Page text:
Botulism Report of Dead Birds still relevent

From the Emmet County Lakeshore Association Fall 2010 Newsletter:
During the fall of 2007 there was an estimated 8,000 – 10,000 water birds that were believed to have died from botulism poisoning along the northern Lake Michigan shoreline.  These water birds included loons, gulls, and all ducks, local and migratory in Lake Michigan.  
There is the chain of events leading up to the botulism toxin poisoning of sea birds:
1) Botulism is naturally occurring on the lake bottom.
2) Mats of Cladophora algae (the same algae that is thick along the Lake Michigan beach) are believed to be caused by clearer water, caused by the invasive zebra and quagga mussels’ filtration of plankton from the water and from the mussels’ excretions causing the fertilization of the algae.  These mats create an anaerobic condition on the lake floor which causes the botulism to produce a toxin.
3) The toxin is ingested by the mussels.
4) The invasive mussels are then eaten by the invasive round goby fish.
5) The dead round goby fish float to the surface and are eaten by sea birds.
6) The toxin causes a paralysis and the birds die from drowning or exposure.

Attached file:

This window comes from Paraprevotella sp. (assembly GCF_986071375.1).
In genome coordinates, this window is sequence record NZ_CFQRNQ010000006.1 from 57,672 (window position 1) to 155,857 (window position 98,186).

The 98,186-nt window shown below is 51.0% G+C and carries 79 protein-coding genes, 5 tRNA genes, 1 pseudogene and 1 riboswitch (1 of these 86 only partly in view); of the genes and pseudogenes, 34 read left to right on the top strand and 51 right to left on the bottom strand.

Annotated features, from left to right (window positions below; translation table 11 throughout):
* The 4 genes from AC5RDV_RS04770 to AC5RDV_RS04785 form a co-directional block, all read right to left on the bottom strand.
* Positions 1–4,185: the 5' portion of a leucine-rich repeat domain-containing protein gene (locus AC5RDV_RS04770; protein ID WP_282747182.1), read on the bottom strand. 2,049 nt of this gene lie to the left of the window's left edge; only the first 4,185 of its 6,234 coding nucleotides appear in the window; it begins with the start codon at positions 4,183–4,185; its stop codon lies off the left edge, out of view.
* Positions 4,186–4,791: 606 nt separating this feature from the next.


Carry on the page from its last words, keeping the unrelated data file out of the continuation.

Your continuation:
Male Mallard Duck on the Maumee River
This past Summer of 2010 there were reports of dead Round Gobies washing up on shore.  This Fall there have been several reports of sea bird die-offs.  Mark Breederland of Michigan Sea Grant reported 25+ dead Red-Necked Grebes in the vicinity of Brevort River in Mid September. Based on these reports, it is believed that it could be another year of botulism deaths of fish eating birds migrating along Lake Michigan. If dead birds are found DO NOT touch with bare hands to dispose of the carcass.  Dead birds should be handled with gloved hands and can be placed in garbage bag for disposal or buried with a shovel.  PLEASE check the birds leg to see if it is banded.  CALL 906-370-1231 if it has a band on its leg.

Leave a Reply